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Indestructible Predators or Vulnerable Species: Shark Week at Shedd

While sharks have the reputation of being indestructible, their populations are actually decreasing and some species are endangered or vulnerable to extinction. As apex predators, sharks play an important role in the ecosystem by maintaining populations of lower trophic levels and serving as an indicator for ocean health.  For Shark Week, Shedd Aquarium is raising…

Indonesia Shark Diaries

Reflecting on my last year in Indonesia, and on the diversity of experiences and interactions I have had, illustrates multiple sources of conflict around shark and ray conservation and management. Going forward, we need to accept that designing practical solutions will necessitate some hard choices and trade-offs. I believe that conservationists would benefit from putting aside our pre-existing values and assumptions about the “right” approach and taking time to understand other people’s values and priorities.

Carl Safina joins board of nonprofit working to improve lives of captive cetaceans

By Erica Cirino There are many people who believe whales and dolphins do not belong in aquariums and marine parks, and for good reason: When you put a large, highly intelligent animal that naturally travels a hundred or more miles a day into a small concrete tank, the results aren’t pretty. The animals suffer increased mental…

It’s Time for the World Heritage Convention to Step Up Protection of Globally Significant Wilderness Areas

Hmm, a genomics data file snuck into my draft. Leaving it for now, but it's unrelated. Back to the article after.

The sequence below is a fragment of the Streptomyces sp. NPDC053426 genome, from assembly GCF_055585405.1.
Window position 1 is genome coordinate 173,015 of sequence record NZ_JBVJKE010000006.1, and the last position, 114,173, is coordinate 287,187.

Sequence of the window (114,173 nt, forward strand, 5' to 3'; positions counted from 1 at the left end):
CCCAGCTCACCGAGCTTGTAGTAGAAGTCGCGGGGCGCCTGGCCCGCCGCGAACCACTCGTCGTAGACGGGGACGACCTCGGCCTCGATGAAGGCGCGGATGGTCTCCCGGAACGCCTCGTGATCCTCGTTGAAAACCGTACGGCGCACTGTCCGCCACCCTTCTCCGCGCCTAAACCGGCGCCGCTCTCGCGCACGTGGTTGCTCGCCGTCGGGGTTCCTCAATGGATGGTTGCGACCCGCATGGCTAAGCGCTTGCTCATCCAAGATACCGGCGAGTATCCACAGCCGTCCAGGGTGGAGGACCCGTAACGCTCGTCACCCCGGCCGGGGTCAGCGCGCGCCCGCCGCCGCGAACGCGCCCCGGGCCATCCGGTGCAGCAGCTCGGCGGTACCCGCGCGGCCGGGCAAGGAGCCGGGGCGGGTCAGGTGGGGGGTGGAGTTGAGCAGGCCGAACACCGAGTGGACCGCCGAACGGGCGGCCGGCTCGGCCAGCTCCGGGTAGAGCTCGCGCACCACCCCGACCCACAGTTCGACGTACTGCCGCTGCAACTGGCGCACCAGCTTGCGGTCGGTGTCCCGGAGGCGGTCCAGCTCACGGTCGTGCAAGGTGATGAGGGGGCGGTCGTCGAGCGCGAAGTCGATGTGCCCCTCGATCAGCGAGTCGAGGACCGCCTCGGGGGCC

Despite being irreplaceable and increasingly threatened, wilderness areas remain under-valued, under-protected, and have been almost completely ignored in international environmental policy. Immediate pro-active action is required to save them. The question is where such action could come from. In a paper just published in Conservation Biology, we argue that the World Heritage Convention has the ability to protect wilderness areas by improving coverage within Natural World Heritage Sites (NWHS). This is something very much in the World Heritage Convention’s best interests if it is to meet its core objective to identify and conserve the world’s most valuable sites.

1Frame4Nature | American Icon in the Alaskan Horizon

These photos come from Chilkat Bald Eagle Preserve. And by all means, if you ever have a chance to visit the snowy shores of the Chilkat outside Haines, Alaska, I encourage you to do it, especially after the tourists have left, and the temperature now causes ice crystals to form inside your nostrils. This preserve represents the best of who we are as a country. And I think, with everything going on right now, we can at least agree, that we need to remember the things we’ve done right.

Sushi Roulette: Is the Fish You Ordered the One You Got?

Have plans this summer to visit your favorite sushi restaurant? You might order spicy tuna roll. Or maybe salmon or halibut. But is the fish you selected the one you got? If you’re in Los Angeles or many other cities around the globe, it’s a flip of the coin. Scientists at Loyola Marymount University, the…

Minding the Gap: Energy Sprawl and Access in India

By Joe Kiesecker, Scientist for Lands Conservation, The Nature Conservancy Note: this article is the first in a series on “energy sprawl,” the conversion of new land for energy production. New installments will appear approximately every other week. On my very first trip to India I experienced some of its most iconic and most infamous…